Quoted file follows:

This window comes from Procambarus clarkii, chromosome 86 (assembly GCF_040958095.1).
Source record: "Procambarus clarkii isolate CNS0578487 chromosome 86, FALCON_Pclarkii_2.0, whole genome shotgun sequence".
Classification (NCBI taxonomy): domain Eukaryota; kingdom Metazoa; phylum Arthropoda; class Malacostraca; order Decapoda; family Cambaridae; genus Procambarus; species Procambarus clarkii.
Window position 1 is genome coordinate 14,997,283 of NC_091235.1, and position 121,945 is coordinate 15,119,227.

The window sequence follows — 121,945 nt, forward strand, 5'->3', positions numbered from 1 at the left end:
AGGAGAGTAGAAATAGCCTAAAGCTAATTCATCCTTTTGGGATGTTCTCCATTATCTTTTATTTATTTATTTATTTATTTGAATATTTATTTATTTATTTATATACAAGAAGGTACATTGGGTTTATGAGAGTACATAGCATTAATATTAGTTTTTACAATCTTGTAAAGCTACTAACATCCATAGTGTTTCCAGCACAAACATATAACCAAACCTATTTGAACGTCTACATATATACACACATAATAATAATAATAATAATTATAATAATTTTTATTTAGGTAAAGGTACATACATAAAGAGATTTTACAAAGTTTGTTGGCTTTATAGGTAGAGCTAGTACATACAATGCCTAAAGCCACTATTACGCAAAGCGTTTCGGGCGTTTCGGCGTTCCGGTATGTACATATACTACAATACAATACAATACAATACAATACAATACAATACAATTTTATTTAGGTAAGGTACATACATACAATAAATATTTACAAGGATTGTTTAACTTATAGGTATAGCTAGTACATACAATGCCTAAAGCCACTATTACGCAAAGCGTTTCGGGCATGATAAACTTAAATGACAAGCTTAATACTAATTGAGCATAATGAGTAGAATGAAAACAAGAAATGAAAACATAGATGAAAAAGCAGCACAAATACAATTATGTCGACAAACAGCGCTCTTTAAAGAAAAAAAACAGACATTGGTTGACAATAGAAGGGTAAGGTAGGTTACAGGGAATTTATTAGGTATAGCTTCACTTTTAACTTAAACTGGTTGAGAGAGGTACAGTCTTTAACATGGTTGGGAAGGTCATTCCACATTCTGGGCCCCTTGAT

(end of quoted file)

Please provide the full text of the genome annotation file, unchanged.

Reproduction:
This window comes from Procambarus clarkii, chromosome 86 (assembly GCF_040958095.1).
Source record: "Procambarus clarkii isolate CNS0578487 chromosome 86, FALCON_Pclarkii_2.0, whole genome shotgun sequence".
Classification (NCBI taxonomy): domain Eukaryota; kingdom Metazoa; phylum Arthropoda; class Malacostraca; order Decapoda; family Cambaridae; genus Procambarus; species Procambarus clarkii.
Window position 1 is genome coordinate 14,997,283 of NC_091235.1, and position 121,945 is coordinate 15,119,227.

The window sequence follows — 121,945 nt, forward strand, 5'->3', positions numbered from 1 at the left end:
AGGAGAGTAGAAATAGCCTAAAGCTAATTCATCCTTTTGGGATGTTCTCCATTATCTTTTATTTATTTATTTATTTATTTGAATATTTATTTATTTATTTATATACAAGAAGGTACATTGGGTTTATGAGAGTACATAGCATTAATATTAGTTTTTACAATCTTGTAAAGCTACTAACATCCATAGTGTTTCCAGCACAAACATATAACCAAACCTATTTGAACGTCTACATATATACACACATAATAATAATAATAATAATTATAATAATTTTTATTTAGGTAAAGGTACATACATAAAGAGATTTTACAAAGTTTGTTGGCTTTATAGGTAGAGCTAGTACATACAATGCCTAAAGCCACTATTACGCAAAGCGTTTCGGGCGTTTCGGCGTTCCGGTATGTACATATACTACAATACAATACAATACAATACAATACAATACAATACAATTTTATTTAGGTAAGGTACATACATACAATAAATATTTACAAGGATTGTTTAACTTATAGGTATAGCTAGTACATACAATGCCTAAAGCCACTATTACGCAAAGCGTTTCGGGCATGATAAACTTAAATGACAAGCTTAATACTAATTGAGCATAATGAGTAGAATGAAAACAAGAAATGAAAACATAGATGAAAAAGCAGCACAAATACAATTATGTCGACAAACAGCGCTCTTTAAAGAAAAAAAACAGACATTGGTTGACAATAGAAGGGTAAGGTAGGTTACAGGGAATTTATTAGGTATAGCTTCACTTTTAACTTAAACTGGTTGAGAGAGGTACAGTCTTTAACATGGTTGGGAAGGTCATTCCACATTCTGGGCCCCTTGAT